I was very excited to be offered the chance to visit Brazil to learn more about Pontos de Cultura as part of ‘Points of Contact’ – an exchange programme between the UK and Brazil organised by People’s Palace Projects (and funded by the British Council, Arts Council England and the Brazilian Government). A dozen British arts organisations have been twinned with Brazilian Cultural Points with the UK representatives visiting their Brazilian colleagues in March and return visits to the UK happening in July. I was invited to join a small group of policymakers and funders to visit Brazil during the initial exchange visits. Our group included Mick Elliott, Director of Culture at DCMS, together with senior representatives of Arts Council England, the London Organising Committee for the Olympic Games, Liverpool City Council, the Calouste Gulbenkian Foundation and the Paul Hamlyn Foundation as well as two Clore Fellows. It was great for Voluntary Arts to be included in this company – not least for the opportunity to network with the other members of the group.

Sao Paulo

Sao Paulo

Our visit started in Sau Paulo – the fourth largest city in the world with a population of 20 million people. We were taken to see a range of cultural facilities and organisations and took part in a formal seminar with the Secretaries of Culture for the State and the City of Sao Paulo.

Ministry of Culture, Rio de Janeiro

Ministry of Culture, Rio de Janeiro

We then flew to Rio de Janeiro where we took part in a debate in the old Ministry of Culture building with representatives of the federal and municipal governments. We also visited several Cultural Points, including the Spectaculu school of theatre, acting, costume design, illumination, and carpentry. Spectaculu is located in the docks area near to the bus station – deliberately neutral and accessible territory in order to attract young people from several rival favelas. See: http://www.youtube.com/watch?gl=BR&v=ErcukMXRYgs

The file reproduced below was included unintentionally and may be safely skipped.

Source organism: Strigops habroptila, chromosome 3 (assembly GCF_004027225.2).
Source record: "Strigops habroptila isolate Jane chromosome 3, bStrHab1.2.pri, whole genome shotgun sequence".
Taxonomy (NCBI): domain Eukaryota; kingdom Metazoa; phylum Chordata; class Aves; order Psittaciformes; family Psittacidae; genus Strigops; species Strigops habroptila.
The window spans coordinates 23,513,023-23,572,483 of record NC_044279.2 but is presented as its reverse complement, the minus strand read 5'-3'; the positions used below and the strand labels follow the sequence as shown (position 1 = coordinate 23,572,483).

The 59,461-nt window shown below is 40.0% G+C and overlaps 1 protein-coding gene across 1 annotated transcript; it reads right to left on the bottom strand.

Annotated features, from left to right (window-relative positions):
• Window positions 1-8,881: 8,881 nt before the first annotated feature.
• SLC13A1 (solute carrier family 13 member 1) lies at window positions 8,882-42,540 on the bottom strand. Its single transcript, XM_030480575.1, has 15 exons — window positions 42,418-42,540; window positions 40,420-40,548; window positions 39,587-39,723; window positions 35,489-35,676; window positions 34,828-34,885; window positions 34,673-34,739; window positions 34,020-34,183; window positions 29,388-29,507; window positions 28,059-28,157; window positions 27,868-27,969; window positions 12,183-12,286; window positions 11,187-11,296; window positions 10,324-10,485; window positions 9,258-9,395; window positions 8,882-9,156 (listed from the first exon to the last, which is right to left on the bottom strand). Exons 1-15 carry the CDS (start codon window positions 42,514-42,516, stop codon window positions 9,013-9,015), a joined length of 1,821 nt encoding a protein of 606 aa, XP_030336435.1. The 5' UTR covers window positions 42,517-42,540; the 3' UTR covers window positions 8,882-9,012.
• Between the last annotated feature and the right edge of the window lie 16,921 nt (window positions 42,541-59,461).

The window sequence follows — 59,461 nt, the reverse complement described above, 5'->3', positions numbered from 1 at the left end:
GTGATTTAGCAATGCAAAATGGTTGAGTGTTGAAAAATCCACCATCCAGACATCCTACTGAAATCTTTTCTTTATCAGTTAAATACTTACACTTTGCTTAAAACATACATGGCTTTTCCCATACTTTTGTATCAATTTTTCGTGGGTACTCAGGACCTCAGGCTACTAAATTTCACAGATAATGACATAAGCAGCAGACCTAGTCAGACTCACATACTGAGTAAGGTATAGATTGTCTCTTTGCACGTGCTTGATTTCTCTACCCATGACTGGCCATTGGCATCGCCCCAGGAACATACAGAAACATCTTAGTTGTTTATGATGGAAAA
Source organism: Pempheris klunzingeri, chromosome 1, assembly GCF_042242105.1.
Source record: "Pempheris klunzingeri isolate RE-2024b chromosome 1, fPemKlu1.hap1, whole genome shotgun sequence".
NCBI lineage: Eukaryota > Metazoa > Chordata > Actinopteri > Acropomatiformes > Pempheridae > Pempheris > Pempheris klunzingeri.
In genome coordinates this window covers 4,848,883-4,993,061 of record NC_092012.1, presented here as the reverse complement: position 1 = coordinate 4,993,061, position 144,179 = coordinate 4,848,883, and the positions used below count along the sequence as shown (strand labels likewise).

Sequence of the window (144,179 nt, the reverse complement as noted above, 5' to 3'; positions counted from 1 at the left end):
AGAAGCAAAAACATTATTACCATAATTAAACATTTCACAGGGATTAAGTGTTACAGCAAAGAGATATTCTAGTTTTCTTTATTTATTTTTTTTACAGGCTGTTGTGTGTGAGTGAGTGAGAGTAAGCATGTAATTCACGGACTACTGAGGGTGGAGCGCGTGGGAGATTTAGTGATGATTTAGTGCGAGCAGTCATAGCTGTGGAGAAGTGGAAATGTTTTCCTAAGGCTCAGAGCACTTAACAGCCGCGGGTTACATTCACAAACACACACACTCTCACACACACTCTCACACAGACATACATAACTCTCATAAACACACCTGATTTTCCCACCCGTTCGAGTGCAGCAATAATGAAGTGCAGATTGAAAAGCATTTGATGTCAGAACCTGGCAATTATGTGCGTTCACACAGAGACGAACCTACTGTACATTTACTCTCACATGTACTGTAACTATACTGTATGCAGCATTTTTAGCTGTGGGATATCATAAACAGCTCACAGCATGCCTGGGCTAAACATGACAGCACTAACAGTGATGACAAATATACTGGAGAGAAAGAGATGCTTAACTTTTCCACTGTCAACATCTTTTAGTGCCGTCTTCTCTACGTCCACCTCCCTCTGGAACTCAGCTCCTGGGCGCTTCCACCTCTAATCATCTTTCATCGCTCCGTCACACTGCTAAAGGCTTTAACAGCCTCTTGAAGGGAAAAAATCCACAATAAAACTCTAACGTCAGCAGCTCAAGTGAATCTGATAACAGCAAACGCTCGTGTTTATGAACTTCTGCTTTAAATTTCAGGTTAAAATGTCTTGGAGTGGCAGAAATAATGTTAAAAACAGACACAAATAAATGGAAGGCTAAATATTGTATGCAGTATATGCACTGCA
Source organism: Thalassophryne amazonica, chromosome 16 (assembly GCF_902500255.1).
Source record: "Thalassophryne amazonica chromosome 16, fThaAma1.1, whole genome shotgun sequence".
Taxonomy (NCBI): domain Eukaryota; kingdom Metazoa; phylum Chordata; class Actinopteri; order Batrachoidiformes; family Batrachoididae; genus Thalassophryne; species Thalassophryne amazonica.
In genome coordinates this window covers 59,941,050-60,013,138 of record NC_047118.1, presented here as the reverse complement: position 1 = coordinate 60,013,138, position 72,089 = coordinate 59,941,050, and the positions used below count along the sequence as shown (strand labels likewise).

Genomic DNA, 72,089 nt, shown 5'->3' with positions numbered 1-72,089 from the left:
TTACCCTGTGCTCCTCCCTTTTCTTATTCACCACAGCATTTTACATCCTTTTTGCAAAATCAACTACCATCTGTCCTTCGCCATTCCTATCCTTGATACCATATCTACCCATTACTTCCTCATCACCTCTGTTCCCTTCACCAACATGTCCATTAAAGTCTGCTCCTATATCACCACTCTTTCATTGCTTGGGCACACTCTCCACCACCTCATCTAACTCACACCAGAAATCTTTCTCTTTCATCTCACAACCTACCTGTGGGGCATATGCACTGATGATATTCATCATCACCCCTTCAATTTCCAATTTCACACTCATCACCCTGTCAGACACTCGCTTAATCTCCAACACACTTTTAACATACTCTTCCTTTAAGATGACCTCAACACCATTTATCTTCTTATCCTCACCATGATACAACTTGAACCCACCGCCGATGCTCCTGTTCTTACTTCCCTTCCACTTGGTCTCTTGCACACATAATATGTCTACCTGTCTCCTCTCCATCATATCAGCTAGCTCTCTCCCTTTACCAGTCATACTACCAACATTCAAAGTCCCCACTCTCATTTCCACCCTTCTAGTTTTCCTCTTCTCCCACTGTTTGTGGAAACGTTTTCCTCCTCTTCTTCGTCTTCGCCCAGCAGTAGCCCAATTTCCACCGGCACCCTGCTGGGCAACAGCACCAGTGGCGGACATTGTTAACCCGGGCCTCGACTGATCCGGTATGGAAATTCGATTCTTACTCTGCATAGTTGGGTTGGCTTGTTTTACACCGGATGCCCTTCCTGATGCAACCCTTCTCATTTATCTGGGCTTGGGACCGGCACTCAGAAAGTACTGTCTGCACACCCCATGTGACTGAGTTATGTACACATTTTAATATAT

Spectaculu

Spectaculu

On Wednesday we visited three of Rio’s favelas to see the work of AfroReggae – an amazing organisation which is using culture to bring hope to some of Brazil’s poorest and most violent communities – literally saving lives. See: http://www.youtube.com/watch?v=B5_DnxeEkts

AfroReggae drummers in the Vigário Geral favela, Rio de Janeiro

AfroReggae drummers in the Vigário Geral favela, Rio de Janeiro

From Rio we flew to the North East of Brazil to the city of Fortaleza to join the Teia (literally ‘the web’) – the biennial festival of the Pontos de Cultura. Representatives of most of Brazil’s 2500 Cultural Points had travelled from across this vast country for a week of celebration, performances, demonstrations and discussions. It was wonderful to wander around the Dragão do Mar complex, stumbling upon an amazing diversity of cultures and activities. I had been particularly hoping to hear some forró (“the hip-swiveling, dancefloor-filling, rural party music of Brazil’s northeastern states”) in its natural habitat – and I wasn’t disappointed. It was also great to see such a mass of voluntary artists celebrating the cultural activities developed in their own communities. The Teia is a unique event but if you could imagine transplanting The Gathering or the National Eisteddfod to somewhere just south of the equator you wouldn’t be too far off!

The Teia, Fortaleza

The Teia, Fortaleza

I had a brilliant time in Brazil but the real value of the trip will be in what happens next. As we prepare for the return visit by the Brazilians in July our policymakers group will be meeting to discuss whether the Pontos de Cultura system might provide models we could adopt in the UK. I think I left Brazil with more questions than answers and some scepticism about the replicability of the scheme – though it is obviously producing fantastic results in Brazil. But I do feel inspired to continue the debate and I think we have the beginnings of a strong alliance with the other UK organisations in the group which may produce some exciting results for the voluntary arts sector.

I am incredibly grateful to Mick Elliott for the chance to be part of the policymakers group and to everyone at People’s Palace Projects for organising such a truly wonderful experience. Particular thanks must go to the amazing Paul Heritage – the inspiration and driving force behind ‘Points of Contact’.

Robin Simpson.